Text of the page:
Historical and patriotic association "Fatherland"
Historical and Cultural Association "Fatherland"
Society of Russian Culture "Fatherland"
Prehistory of the creation of the "Fatherland" association.
Immediately after the death of Joseph Stalin, the division of a significant part of the creative intelligentsia of the USSR into two hostile camps was clearly manifested:
- "liberal", oriented towards Western European values, in which the influence of Jews was very strong;
- "conservative" oriented towards "traditional" Russian values.
Both camps, which had high-ranking patrons in the CPSU and the state apparatus, were potentially oppositional to the official ideology of the USSR. The opposition of the "liberal" camp was obvious. But even the "conservative" camp of "Russian nationalists" could not be regarded as a support of the regime and over time increasingly inclined towards the Orthodox-monarchical ideology of pre-revolutionary Russia. A distinctive feature of the "Russian nationalists" was their belief in the negative influence of Jews on Russian culture. A significant part of the blame for the collapse of the Russian Empire was attributed to the Jews. After the 1917 revolution, the Jews, in the opinion of this camp, had a negative impact on the processes in Soviet Russia, entering the governing bodies of Soviet power, and in the Stalinist and post-Stalinist period, the influence on the party leaders, allegedly, was provided through Jewish wives. Great importance was attached to Masonic organizations, which were seen as instruments of influence on the part of secret Jewish organizations on a global scale.
According to the version of the researcher Nikolai Mitrokhin, set out in the book “Russian Party. The movement of Russian nationalists in the USSR. 1953-1985 ", the pa-trons of the" Russian nationalists "were the Komsomol leaders Alexander Shelepin (member of the Politburo of the CPSU Central Committee from 1964 to 1975), Vladimir Semichastny and Sergei Pavlov. This group, presumably, played a significant role in the elimination of Nikita Khrushchev, but in 1967 it lost the confidence of Leonid Brezhnev and was itself removed from the political Olympus. Nevertheless, in the cultural sphere, the influence of "Russian nationalists" persisted.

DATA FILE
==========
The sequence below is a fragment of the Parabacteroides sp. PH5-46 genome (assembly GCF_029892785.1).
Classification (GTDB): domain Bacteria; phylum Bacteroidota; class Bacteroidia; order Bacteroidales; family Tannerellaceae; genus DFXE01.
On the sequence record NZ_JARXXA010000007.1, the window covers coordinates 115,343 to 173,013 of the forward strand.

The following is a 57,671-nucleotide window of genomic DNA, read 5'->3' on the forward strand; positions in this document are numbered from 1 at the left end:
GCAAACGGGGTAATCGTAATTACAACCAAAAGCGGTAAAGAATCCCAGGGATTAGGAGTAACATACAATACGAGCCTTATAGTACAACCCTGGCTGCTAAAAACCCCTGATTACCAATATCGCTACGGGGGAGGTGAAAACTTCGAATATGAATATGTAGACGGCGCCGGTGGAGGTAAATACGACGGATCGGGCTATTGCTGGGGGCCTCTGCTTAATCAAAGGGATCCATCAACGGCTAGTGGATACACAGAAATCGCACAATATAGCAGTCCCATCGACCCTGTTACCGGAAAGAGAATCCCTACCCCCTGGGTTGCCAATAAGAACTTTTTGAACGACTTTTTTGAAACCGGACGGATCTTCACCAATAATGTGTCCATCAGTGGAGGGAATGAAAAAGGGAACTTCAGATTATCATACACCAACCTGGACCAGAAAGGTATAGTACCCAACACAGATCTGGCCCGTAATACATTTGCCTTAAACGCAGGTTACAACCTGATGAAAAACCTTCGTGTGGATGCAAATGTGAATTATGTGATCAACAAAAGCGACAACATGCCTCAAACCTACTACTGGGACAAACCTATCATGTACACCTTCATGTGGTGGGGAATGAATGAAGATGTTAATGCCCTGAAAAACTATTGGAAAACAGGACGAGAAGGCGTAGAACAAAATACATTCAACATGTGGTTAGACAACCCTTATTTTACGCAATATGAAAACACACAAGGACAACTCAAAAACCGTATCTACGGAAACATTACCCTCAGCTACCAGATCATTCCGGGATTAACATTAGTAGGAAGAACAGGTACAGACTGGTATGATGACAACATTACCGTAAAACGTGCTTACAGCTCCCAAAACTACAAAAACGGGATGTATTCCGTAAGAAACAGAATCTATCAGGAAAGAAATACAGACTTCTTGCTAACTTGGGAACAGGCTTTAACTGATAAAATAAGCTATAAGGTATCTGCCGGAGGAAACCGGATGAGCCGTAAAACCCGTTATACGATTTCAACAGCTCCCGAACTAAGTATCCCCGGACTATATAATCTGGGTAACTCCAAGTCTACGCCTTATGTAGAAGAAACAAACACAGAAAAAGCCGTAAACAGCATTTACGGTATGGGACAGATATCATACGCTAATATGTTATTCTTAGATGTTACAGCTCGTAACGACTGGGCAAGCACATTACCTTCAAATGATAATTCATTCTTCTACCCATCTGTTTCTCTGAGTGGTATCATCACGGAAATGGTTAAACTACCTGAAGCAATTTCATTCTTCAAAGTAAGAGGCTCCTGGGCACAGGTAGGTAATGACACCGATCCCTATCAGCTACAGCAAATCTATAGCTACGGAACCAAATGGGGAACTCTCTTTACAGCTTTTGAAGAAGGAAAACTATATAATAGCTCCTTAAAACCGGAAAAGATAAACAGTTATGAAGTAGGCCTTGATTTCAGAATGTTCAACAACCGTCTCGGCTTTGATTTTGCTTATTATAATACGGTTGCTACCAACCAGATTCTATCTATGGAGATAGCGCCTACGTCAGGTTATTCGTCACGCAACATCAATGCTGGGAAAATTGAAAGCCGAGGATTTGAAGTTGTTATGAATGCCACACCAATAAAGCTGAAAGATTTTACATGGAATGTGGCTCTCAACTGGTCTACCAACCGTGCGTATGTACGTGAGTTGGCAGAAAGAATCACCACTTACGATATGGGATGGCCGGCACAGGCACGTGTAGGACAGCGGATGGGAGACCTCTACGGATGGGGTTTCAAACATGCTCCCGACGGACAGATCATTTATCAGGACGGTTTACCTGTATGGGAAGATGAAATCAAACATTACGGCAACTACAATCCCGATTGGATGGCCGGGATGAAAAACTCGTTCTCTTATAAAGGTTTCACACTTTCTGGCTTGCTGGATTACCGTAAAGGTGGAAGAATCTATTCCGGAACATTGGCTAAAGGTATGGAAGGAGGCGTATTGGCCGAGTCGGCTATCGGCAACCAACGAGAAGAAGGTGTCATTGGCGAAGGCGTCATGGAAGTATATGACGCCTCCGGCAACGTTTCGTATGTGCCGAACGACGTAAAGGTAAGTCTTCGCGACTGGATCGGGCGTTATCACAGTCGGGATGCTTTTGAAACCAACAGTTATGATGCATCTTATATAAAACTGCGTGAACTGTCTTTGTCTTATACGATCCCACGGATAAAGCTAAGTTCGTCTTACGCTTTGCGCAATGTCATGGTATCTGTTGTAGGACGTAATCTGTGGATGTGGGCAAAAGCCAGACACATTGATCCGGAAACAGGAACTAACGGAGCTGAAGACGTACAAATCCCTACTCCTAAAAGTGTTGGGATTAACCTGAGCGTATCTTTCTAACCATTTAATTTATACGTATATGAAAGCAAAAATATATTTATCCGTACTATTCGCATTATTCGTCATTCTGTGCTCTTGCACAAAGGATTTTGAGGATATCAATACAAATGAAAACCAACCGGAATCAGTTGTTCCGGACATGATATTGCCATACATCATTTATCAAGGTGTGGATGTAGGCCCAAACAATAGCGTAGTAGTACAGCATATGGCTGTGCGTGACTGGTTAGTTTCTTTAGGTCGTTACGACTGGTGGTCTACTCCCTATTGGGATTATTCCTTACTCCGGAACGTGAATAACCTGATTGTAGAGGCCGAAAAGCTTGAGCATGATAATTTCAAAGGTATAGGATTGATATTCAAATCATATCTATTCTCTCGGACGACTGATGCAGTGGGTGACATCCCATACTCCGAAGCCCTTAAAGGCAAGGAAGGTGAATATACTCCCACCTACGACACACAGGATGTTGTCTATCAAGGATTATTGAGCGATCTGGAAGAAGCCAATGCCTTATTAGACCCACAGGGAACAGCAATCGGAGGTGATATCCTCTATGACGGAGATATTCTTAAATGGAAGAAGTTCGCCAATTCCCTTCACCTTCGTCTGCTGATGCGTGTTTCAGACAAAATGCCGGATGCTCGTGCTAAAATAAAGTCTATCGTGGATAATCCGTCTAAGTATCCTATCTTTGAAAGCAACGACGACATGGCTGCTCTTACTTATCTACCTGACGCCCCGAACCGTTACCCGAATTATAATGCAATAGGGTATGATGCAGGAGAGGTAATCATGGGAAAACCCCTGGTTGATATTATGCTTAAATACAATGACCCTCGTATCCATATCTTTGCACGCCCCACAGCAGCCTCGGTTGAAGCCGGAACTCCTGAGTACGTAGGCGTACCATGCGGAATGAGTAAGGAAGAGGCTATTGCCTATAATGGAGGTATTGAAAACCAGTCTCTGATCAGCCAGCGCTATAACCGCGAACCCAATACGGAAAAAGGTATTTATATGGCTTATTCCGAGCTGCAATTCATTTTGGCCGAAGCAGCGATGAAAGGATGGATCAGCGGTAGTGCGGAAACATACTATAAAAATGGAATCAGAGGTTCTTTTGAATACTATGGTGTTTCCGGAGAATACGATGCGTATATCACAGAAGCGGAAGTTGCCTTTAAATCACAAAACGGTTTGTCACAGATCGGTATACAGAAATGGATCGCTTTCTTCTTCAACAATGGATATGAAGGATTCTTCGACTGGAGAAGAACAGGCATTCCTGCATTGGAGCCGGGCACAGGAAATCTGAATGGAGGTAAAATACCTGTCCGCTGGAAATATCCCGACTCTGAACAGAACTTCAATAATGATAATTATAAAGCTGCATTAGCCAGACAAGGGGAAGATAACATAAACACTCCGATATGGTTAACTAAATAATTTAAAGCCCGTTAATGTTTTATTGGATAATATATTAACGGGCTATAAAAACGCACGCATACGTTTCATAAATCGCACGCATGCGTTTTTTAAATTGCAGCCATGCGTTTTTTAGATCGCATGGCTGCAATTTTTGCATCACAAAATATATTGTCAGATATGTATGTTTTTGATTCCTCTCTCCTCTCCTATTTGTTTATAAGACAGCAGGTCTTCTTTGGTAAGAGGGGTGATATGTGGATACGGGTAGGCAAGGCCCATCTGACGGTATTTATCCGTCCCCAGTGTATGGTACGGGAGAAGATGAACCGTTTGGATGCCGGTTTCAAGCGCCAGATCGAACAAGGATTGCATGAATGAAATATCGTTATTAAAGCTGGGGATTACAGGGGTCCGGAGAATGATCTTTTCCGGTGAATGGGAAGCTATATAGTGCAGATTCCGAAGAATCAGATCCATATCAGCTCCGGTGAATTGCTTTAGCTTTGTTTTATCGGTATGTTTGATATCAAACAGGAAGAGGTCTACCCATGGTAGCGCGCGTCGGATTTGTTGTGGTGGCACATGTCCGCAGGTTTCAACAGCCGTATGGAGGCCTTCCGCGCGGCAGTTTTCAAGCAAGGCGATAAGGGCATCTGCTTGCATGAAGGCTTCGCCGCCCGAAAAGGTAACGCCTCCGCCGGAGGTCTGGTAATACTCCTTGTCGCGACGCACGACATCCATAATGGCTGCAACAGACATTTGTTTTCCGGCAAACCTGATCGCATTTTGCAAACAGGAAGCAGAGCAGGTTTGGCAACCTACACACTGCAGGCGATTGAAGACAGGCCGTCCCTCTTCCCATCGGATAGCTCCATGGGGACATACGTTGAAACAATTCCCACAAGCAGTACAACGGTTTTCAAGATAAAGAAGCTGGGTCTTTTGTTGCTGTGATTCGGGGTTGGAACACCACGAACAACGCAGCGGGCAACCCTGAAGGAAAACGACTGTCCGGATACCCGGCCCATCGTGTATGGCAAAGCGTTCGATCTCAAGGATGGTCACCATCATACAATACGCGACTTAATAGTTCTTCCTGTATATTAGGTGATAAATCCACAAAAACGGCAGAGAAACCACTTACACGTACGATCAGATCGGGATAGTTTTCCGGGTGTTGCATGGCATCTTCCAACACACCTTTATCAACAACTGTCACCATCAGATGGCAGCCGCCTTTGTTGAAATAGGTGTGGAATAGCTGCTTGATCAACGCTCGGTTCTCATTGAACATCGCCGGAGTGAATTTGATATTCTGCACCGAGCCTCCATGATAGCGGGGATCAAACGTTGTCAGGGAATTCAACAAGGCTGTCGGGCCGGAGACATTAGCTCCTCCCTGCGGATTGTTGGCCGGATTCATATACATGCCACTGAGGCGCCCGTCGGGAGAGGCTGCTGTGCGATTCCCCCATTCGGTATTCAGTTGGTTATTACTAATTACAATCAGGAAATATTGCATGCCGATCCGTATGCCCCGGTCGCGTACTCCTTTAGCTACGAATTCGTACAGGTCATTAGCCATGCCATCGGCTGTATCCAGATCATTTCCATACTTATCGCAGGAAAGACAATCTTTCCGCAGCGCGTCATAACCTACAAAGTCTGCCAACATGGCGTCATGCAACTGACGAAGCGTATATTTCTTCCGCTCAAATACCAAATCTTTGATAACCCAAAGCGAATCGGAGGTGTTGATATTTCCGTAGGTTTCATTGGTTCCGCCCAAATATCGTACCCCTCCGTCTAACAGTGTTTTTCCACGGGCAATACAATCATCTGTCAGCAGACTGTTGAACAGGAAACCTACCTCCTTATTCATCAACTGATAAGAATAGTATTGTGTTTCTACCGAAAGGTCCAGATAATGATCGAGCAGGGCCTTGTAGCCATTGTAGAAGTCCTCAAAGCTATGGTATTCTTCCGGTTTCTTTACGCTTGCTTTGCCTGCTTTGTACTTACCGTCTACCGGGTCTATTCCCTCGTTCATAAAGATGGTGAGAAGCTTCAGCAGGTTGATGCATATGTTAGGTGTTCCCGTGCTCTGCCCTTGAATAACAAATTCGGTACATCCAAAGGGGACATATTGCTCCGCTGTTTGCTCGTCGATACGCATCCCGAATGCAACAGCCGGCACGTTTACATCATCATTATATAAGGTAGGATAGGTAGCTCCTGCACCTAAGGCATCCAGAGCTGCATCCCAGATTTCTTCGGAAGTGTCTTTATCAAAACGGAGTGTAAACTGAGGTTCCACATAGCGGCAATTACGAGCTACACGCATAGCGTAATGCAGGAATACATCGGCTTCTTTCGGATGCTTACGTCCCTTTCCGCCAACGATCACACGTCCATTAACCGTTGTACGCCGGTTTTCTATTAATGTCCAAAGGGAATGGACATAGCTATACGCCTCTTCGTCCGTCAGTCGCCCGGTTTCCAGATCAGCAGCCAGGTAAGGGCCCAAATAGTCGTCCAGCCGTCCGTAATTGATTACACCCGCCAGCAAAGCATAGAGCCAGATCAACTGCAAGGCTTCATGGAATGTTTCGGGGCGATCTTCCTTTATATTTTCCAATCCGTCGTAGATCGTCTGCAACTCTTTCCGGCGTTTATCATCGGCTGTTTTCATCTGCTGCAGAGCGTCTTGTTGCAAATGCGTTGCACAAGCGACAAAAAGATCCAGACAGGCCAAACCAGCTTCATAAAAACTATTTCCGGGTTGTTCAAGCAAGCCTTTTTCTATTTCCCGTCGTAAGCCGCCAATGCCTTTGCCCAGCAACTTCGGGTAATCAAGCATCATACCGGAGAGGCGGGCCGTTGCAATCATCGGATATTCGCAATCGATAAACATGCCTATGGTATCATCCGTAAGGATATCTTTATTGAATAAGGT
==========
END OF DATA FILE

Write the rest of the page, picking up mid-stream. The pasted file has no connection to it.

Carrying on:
In 1965, representatives of this camp in the RSFSR created the All-Russian Society for the Protection of Historical and Cultural Monuments (VOOPIiK).
In the late 1960s - early 1970s, an organization of book lovers was created under the USSR Ministry of Aviation Industry. Information was published that this organization of book lovers allegedly included very high-ranking officials: two of them later became ministers, one more - a member of the Presidium of the Academy of Sciences. The names of these people were not disclosed.
Information was published that Anatoly Speransky, an employee of the Research Institute of Aviation Systems, organized what is supposedly the country's largest amateur association of readers "Soyuz", and later acted as one of the initiators of the creation of an official all-Union organization of book lovers. He was supported in this by the chairman of the USSR State Committee for Publishing, Printing and Book Trade Boris Stukalin, who was called an adherent of the ideas of "Russian nationalists". It should be noted that Stukalin's son studied at the Moscow Aviation Institute at that time. In 1974, the All-Union Voluntary Society of Book Lovers was created.
In the late 1970s, activists of the Moscow city branch of VOOPIiK and members of the society of book lovers under the Ministry of Aviation Industry (under the leadership of MAP employee Gennady Frygin) created the Vityazi group to organize the celebration of the 600th anniversary of the Battle of Kulikovo.
In 1982, the "Vityazi" group was renamed into the "Memory" association, the chairman of the board of which was Frygin. The association organized rallies, Sunday works to restore historical and cultural monuments, and promoted its ideas. An important role in the material support of Memory's activities was played by the USSR Ministry of Aviation Industry, whose employee was Gennady Frygin. It was reported that high-ranking officials of the Ministry were sometimes present at the meetings of the Memory association.
Information on the participation of senior officials of the USSR Ministry of Aviation Industry in the activities of the Memory association is of particular interest in connection with the role of this Ministry in the creation of the AST State Cooperative Concern. The scandal in connection with the activities of this concern in 1990 became the reason for the split of the "conservative" group in the governing bodies of the USSR, or the reason for the final delimitation of the two groups of influence within the "conservative" camp. As a result, the influence of Boris Yeltsin, on which a group associated with the leadership of the Ministry of the Aviation Industry, staked, significantly increased.
In 1985, due to the poor health of Gennady Frygin, Dmitry Vasiliev became the actual head of the Memory association.